How Canada Reacted To Its Most Famous Victory In 19 Years

It had been almost two decades of failure following the 2000 Gold Cup, but Canada's 2-0 win over the USMNT stopped the spiral.

On Wednesday morning, Canadian residents awoke to extensive coverage of the massive sporting news: Toronto had defeated Minnesota 4-2, the Habs lost to Tampa Bay 3-1, Winnipeg succumbed to Arizona 4-2, Calgary thumped the Flyers 3-1 and the Canucks battered the Red Wings 5-1. What’s more, Donald Trump had welcomed a heavy concentration of Canadians to the White House on Tuesday in the form of the Stanley Cup champion St. Louis Blues. 

Trump congratulated the Blues on the stock market being way up, an agriculture deal with China and a Mike Pence trip to Turkey.

Buried beneath it all — and sometimes even beneath a selective paywall (as was the case in The Globe and Mail) — was a similar headline splashed across The Star, The Sun and Le Journal: each one referenced the end of a 34-year curse that’d been broken at BMO Field in Toronto.

In a strange twist of fortune, for perhaps the first time ever, a match between the USMNT and Canada actually meant more to Americans than denizens of the True North. That circumstance made the result — and the consequential fallout — all the more bizarre.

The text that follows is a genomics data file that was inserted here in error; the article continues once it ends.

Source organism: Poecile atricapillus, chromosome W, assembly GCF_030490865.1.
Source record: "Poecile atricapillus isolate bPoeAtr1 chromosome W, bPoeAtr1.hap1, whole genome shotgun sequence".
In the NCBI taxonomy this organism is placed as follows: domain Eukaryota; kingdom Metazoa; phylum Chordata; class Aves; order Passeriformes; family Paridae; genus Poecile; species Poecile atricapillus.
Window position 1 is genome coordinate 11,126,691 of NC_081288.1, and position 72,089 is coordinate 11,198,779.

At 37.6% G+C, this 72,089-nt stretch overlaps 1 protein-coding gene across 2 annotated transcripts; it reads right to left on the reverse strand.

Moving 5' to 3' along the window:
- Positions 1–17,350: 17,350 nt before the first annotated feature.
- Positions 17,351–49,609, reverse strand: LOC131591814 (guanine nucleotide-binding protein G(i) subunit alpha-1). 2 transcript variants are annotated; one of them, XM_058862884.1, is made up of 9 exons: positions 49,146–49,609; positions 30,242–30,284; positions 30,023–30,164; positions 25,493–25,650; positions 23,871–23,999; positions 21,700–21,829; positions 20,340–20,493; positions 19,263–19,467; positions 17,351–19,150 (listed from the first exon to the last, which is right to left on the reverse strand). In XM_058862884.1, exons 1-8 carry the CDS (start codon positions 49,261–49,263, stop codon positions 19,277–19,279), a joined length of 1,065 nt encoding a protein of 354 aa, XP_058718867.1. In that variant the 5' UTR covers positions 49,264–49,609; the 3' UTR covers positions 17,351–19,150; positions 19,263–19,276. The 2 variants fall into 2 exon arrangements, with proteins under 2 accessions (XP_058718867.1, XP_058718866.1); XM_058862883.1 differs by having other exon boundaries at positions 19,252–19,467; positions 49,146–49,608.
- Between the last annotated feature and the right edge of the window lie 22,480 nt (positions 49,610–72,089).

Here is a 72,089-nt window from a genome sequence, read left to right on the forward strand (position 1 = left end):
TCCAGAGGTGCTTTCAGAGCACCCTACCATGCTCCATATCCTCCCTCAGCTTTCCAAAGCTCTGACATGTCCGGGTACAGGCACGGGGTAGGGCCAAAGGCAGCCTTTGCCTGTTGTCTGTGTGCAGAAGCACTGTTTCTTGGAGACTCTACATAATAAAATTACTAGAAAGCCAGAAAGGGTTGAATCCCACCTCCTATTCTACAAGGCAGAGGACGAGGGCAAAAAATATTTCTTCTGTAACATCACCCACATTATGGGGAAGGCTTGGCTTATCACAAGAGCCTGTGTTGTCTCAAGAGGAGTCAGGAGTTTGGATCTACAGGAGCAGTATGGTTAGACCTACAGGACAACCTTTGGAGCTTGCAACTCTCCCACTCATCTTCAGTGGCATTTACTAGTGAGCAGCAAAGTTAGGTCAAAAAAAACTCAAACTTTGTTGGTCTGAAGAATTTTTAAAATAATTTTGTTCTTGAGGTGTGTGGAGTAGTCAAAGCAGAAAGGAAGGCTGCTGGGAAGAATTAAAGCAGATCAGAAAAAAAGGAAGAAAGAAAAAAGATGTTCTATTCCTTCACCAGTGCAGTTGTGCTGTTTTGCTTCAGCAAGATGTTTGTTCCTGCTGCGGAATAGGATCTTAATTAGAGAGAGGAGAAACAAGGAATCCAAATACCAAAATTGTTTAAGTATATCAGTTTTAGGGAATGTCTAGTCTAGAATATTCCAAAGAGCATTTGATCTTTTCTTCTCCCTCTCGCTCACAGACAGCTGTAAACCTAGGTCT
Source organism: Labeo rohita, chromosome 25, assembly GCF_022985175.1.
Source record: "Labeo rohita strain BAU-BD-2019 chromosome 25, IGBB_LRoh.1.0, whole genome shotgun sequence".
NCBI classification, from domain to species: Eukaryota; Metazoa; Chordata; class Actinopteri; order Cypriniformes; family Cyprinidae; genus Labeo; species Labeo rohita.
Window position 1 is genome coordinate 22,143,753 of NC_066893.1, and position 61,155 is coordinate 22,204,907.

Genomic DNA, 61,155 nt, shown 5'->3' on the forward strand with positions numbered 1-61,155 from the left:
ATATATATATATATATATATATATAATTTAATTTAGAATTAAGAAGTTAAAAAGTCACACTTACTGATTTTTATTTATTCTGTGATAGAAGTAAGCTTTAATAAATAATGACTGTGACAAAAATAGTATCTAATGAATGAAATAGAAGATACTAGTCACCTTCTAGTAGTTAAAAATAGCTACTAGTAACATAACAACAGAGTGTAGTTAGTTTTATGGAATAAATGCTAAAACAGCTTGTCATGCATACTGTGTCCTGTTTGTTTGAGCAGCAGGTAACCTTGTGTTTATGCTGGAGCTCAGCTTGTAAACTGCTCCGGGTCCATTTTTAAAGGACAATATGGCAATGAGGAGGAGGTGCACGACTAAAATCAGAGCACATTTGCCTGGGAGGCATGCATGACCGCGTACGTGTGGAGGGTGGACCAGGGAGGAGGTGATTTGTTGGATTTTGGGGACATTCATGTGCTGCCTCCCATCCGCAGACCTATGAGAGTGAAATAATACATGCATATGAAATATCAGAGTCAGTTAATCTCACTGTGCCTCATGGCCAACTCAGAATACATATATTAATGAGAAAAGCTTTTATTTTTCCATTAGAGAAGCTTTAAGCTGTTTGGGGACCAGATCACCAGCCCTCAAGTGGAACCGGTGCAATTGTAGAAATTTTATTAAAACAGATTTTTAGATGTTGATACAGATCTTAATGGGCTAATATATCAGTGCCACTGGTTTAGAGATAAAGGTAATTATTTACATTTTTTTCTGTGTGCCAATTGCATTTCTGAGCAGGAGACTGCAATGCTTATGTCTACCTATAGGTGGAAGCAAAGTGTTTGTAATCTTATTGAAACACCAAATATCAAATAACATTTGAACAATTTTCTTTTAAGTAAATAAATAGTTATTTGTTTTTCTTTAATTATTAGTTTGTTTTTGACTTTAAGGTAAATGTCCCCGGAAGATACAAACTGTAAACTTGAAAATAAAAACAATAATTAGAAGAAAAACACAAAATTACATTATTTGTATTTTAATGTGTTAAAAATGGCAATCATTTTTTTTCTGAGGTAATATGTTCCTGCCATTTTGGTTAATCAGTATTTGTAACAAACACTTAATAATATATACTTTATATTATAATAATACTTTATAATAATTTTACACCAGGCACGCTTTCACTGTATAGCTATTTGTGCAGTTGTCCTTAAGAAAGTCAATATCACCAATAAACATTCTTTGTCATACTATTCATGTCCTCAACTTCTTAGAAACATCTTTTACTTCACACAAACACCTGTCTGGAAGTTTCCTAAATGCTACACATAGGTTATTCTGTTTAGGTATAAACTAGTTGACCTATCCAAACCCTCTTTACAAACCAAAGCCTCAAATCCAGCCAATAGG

A crowd of 17,126 had been on hand at the 25,000-seat stadium, which was still a pretty strong turnout considering the circumstances: It was a Tuesday with a 7:30 kick off. It was the Concacaf Nations League. More importantly, Torontonians will fill BMO Field for Saturday’s MLS Cup playoff match against Wayne Rooney’s D.C. United. Toronto FC endeared itself to the city by delivering an MLS Cup in 2017; the men’s national team hadn’t endeared itself to the public since the 1904 Olympic Games. 

But after the performance Tuesday night, spearheaded by unplayable 18-year-old winger Alphonso Davies (who accented his performance with the game’s first goal), Canada is awakening from its long slumber. 

“That is my biggest goal,” Davies said. “Especially against the U.S. Right now, I have a million emotions running through me. I’m happy to be able to score the goal to help my team get the win. I’m happy we got the win tonight and to score the goal is outstanding.

“This win means a lot; it shows that Canada is on a new wave of soccer. We have a new wave of footballers coming through and we were happy we were able to get the win here tonight. I felt good being able to use my speed. Overall I just wanted to help the team and I’m happy I was able to. Everyone is excited, it’s been over 30 years that we haven’t been able to beat them.”

Even though fellow 19-year-old attacking phenom Jonathan David squandered three glorious opportunities to join the Bayern Munich winger on the scoresheet, other young players were showered with praise.

24-year-old Toronto FC full back Richie Laryea reduced Christian Pulisic to tears. 21-year-old Vancouver Whitecaps defender Derek Cornelius — who started all of 16 games in 2019 — shut down Josh Sargent. 24-year-old defensive midfielder Samuel Piette bossed Weston McKennie and Cristian Roldan. 

Toronto FC might pay Bradley $6 million per year and Jonathan Osorio $750K, but it was Osorio who dictated that battle. 

For better or for worse, the bar has been set for Canada. A trip to the 2022 World Cup is now the expectation. For the U.S., the bar has completely disappeared over the course of two years. 

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